accepting certificates that don't match the host name. The most likely
   cause of a non-matching certificate is a configuration error on the
   part of the web server administrator. However, a user is unable to
   distinguish between a benign misconfiguration and a malicious attack.
   Even if the user does not intend to provide any sensitive information
   to a site with a non-matching certificate, answering "OK" to this
   dialog may permit an attacker to successfully carry out the exploit.
Stay up-to-date with patches, workarounds, and certificate management

   Apply a patch from your vendor. Appendix A contains vendor
Appendix A Vendor Information


   [...] the potential exploit in question can be completely prevented if
   the user does not click "continue" as stated above. Because of this
   safety measure, we do not feel an emergency release is necessary.
   However, we are planning on fixing this in a future release of
   Communicator, scheduled for release later this year.
   Additionally, this flaw was fixed in PSM approximately 6 months before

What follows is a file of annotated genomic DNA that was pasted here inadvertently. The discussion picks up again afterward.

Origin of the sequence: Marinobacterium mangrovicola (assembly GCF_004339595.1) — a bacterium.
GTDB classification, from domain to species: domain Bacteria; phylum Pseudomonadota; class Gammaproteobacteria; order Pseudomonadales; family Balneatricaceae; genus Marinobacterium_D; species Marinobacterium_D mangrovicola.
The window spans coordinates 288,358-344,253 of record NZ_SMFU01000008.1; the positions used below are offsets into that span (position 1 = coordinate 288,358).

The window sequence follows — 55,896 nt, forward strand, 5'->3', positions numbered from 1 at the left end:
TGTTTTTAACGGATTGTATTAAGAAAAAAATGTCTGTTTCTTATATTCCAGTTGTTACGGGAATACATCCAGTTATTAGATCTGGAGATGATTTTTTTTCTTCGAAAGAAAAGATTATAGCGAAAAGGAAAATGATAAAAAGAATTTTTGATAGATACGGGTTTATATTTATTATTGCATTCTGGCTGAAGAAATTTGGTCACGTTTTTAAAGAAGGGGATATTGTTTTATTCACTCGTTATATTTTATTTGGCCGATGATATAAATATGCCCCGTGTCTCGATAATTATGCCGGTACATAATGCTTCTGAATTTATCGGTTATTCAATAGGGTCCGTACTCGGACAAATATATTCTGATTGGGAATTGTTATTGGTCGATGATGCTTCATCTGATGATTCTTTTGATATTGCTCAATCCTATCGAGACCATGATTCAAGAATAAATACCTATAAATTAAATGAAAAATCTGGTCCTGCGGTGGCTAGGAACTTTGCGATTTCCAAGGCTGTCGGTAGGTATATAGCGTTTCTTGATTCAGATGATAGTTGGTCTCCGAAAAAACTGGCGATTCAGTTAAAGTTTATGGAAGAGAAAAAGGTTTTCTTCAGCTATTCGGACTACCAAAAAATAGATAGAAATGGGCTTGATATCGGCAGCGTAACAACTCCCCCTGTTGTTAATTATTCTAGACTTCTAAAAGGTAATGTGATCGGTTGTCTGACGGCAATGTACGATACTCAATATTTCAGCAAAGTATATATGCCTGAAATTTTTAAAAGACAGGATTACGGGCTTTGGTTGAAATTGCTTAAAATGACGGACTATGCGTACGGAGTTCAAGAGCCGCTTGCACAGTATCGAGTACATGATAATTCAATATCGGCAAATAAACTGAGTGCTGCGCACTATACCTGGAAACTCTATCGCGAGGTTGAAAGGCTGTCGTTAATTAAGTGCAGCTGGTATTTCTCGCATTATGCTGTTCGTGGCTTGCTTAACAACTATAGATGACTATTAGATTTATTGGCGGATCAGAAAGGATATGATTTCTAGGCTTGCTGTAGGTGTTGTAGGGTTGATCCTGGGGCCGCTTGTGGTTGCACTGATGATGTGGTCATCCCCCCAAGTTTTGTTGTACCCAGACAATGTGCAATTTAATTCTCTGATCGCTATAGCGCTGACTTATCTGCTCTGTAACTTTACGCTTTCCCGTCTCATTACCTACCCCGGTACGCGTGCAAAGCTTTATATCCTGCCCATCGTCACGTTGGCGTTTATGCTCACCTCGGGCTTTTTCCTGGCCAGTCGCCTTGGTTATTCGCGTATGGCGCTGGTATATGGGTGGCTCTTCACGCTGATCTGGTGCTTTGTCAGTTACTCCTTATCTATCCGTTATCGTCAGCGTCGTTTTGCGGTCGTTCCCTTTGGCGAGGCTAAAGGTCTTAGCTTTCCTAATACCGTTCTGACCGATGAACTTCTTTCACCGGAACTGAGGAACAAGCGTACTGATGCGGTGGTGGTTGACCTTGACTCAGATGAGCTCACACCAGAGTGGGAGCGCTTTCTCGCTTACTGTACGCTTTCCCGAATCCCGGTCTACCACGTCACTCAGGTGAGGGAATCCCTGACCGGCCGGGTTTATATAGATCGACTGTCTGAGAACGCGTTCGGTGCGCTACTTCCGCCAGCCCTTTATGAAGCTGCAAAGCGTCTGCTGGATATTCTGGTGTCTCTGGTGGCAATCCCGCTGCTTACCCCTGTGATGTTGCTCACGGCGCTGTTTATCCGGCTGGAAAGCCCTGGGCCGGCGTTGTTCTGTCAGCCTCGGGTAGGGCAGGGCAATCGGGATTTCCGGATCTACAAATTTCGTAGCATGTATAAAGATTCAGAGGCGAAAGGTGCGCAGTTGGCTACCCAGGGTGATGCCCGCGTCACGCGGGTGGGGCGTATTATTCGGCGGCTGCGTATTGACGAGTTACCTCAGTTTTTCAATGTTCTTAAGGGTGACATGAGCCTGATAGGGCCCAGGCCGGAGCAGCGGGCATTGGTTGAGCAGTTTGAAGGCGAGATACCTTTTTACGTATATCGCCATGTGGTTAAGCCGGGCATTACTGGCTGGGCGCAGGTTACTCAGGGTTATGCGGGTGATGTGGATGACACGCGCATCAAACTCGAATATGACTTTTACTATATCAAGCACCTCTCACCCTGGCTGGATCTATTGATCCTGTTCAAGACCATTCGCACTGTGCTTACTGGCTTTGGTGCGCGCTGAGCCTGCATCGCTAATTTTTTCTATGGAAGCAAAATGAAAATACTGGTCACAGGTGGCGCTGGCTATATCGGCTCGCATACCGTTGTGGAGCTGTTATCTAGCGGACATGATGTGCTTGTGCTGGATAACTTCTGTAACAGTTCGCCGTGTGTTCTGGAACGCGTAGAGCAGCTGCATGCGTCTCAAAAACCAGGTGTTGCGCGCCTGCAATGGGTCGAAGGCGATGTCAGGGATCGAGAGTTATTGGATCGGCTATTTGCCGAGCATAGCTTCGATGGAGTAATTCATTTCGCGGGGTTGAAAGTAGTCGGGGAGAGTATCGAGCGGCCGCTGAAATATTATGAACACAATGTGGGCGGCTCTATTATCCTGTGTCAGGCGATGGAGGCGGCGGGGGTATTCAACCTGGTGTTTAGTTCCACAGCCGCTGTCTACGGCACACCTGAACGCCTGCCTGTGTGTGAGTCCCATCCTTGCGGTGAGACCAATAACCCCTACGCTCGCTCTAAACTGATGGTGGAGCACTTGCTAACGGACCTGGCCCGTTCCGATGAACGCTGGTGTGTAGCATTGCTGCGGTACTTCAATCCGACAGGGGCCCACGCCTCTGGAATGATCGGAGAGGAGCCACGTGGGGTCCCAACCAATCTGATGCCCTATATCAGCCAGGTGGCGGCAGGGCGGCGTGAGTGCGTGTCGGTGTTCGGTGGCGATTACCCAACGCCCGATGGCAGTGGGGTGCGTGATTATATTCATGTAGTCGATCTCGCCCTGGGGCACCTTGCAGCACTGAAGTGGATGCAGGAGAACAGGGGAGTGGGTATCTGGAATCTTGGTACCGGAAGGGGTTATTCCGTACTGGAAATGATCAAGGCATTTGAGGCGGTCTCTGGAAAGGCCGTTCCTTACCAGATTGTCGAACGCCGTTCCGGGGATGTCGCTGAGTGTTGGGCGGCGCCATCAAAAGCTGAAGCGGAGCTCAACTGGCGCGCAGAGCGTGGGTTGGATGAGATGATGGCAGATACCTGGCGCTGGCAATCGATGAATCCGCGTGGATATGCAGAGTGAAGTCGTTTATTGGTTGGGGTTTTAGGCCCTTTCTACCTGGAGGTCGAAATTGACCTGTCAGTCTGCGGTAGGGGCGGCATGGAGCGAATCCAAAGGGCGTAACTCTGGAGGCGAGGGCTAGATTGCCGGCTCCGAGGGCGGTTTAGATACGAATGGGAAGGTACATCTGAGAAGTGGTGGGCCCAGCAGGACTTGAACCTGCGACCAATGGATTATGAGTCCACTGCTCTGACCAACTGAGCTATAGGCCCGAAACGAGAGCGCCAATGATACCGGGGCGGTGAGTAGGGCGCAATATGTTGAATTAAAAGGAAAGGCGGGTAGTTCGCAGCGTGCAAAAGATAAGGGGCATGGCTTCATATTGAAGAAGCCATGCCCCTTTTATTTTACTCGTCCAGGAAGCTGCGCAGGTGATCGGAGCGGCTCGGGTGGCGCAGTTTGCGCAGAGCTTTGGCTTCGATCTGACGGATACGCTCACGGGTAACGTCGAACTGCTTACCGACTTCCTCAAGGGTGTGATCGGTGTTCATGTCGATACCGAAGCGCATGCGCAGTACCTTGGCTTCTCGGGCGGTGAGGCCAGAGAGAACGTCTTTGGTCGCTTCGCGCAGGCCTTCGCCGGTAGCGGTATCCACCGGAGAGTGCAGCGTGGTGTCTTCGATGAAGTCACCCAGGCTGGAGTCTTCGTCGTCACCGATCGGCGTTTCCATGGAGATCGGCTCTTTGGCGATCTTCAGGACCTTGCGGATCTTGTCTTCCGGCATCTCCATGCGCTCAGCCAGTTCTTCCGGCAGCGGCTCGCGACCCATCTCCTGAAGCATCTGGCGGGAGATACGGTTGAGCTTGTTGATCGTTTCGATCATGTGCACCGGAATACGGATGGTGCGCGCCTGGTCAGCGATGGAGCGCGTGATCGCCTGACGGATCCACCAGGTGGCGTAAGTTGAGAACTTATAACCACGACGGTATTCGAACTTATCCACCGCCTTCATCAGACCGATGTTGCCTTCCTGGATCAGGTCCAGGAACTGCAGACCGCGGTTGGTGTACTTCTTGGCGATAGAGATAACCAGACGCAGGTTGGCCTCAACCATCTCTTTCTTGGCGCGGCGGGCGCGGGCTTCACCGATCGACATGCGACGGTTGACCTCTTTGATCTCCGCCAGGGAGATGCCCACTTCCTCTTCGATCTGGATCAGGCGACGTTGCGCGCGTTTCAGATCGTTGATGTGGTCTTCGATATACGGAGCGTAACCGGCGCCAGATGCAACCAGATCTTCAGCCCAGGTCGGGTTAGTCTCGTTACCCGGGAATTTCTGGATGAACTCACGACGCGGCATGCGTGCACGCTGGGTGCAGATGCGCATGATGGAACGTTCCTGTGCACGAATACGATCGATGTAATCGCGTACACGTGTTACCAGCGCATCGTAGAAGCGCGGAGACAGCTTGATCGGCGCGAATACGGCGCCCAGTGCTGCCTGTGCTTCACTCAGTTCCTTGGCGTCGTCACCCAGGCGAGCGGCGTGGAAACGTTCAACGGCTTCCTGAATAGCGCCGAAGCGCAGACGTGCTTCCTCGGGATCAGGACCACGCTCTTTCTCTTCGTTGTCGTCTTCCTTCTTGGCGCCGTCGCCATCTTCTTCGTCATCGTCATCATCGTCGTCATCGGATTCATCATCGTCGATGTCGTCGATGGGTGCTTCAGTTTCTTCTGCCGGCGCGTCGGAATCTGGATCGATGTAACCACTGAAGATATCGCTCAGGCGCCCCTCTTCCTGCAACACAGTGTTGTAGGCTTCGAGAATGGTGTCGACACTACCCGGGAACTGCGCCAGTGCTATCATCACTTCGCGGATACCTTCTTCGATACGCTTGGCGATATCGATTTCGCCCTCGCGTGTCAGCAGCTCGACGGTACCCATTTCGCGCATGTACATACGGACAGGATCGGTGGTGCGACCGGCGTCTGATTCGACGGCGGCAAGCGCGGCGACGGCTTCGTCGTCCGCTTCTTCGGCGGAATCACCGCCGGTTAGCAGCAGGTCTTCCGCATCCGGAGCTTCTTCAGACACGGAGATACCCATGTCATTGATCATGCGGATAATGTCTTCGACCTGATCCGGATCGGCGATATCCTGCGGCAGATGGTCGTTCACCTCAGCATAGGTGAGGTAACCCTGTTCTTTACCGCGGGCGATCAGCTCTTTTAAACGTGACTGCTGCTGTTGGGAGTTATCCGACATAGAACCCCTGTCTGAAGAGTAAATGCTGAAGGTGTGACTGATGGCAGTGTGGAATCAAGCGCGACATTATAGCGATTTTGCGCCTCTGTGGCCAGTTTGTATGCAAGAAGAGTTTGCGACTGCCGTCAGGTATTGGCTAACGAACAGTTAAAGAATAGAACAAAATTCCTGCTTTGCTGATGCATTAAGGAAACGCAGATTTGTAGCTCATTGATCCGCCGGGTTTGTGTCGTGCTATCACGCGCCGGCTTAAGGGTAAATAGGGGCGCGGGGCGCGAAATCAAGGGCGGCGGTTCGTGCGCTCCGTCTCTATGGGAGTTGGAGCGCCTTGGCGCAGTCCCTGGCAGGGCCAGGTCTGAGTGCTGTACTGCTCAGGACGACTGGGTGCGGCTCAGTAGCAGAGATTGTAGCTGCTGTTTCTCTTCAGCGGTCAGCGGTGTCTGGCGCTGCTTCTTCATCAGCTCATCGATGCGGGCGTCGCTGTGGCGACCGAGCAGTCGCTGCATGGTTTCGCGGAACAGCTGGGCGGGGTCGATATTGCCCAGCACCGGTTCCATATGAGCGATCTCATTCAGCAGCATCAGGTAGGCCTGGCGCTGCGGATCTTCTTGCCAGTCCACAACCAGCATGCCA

[the initial report of the vulnerability].
   The CERT Coordination Center thanks Kevin Fu of MIT and Jon Guyer for
   initially discovering and reporting this vulnerability, and their help
   in constructing this advisory.
   Shawn Hernan was the primary author of this document.
   This document is available from:
CERT/CC Contact Information

   Email: This email address is being protected from spambots. You need JavaScript enabled to view it.
          Phone: +1 412-268-7090 (24-hour hotline)
          Fax: +1 412-268-6989
          Postal address:
          CERT Coordination Center
          Software Engineering Institute
          Carnegie Mellon University
          Pittsburgh PA 15213-3890
   CERT personnel answer the hotline 08:00-20:00 EST(GMT-5) / EDT(GMT-4)
   Monday through Friday; they are on call for emergencies during other
   hours, on U.S. holidays, and on weekends.
Using encryption

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   If you prefer to use DES, please call the CERT hotline for more
Getting security information

   CERT publications and other security information are available from
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   * "CERT" and "CERT Coordination Center" are registered in the U.S.
   Patent and Trademark Office.
   Any material furnished by Carnegie Mellon University and the Software
   Engineering Institute is furnished on an "as is" basis. Carnegie
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   Conditions for use, disclaimers, and sponsorship information
   Copyright 2000 Carnegie Mellon University.
   Revision History
May 26, 2000: initial release